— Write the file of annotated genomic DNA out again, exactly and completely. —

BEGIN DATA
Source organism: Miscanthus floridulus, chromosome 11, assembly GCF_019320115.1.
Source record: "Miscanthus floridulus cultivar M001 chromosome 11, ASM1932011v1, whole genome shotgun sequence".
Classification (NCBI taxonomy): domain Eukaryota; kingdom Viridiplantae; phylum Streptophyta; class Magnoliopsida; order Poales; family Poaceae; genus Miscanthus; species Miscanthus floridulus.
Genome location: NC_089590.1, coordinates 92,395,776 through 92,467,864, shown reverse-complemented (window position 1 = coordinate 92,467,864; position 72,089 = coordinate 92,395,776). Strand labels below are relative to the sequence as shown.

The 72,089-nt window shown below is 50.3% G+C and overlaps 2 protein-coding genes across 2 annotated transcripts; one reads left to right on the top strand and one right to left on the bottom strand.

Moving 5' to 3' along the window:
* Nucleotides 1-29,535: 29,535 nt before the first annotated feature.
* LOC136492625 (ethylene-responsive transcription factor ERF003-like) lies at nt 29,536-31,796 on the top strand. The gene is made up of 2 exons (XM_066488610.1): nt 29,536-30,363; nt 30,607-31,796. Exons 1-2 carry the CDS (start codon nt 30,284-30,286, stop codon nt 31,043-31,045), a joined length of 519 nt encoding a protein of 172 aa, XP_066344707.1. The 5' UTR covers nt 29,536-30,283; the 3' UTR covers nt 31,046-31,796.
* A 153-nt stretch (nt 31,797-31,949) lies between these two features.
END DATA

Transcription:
Source organism: Miscanthus floridulus, chromosome 11, assembly GCF_019320115.1.
Source record: "Miscanthus floridulus cultivar M001 chromosome 11, ASM1932011v1, whole genome shotgun sequence".
Classification (NCBI taxonomy): domain Eukaryota; kingdom Viridiplantae; phylum Streptophyta; class Magnoliopsida; order Poales; family Poaceae; genus Miscanthus; species Miscanthus floridulus.
Genome location: NC_089590.1, coordinates 92,395,776 through 92,467,864, shown reverse-complemented (window position 1 = coordinate 92,467,864; position 72,089 = coordinate 92,395,776). Strand labels below are relative to the sequence as shown.

The 72,089-nt window shown below is 50.3% G+C and overlaps 2 protein-coding genes across 2 annotated transcripts; one reads left to right on the top strand and one right to left on the bottom strand.

Moving 5' to 3' along the window:
* Nucleotides 1-29,535: 29,535 nt before the first annotated feature.
* LOC136492625 (ethylene-responsive transcription factor ERF003-like) lies at nt 29,536-31,796 on the top strand. The gene is made up of 2 exons (XM_066488610.1): nt 29,536-30,363; nt 30,607-31,796. Exons 1-2 carry the CDS (start codon nt 30,284-30,286, stop codon nt 31,043-31,045), a joined length of 519 nt encoding a protein of 172 aa, XP_066344707.1. The 5' UTR covers nt 29,536-30,283; the 3' UTR covers nt 31,046-31,796.
* A 153-nt stretch (nt 31,797-31,949) lies between these two features.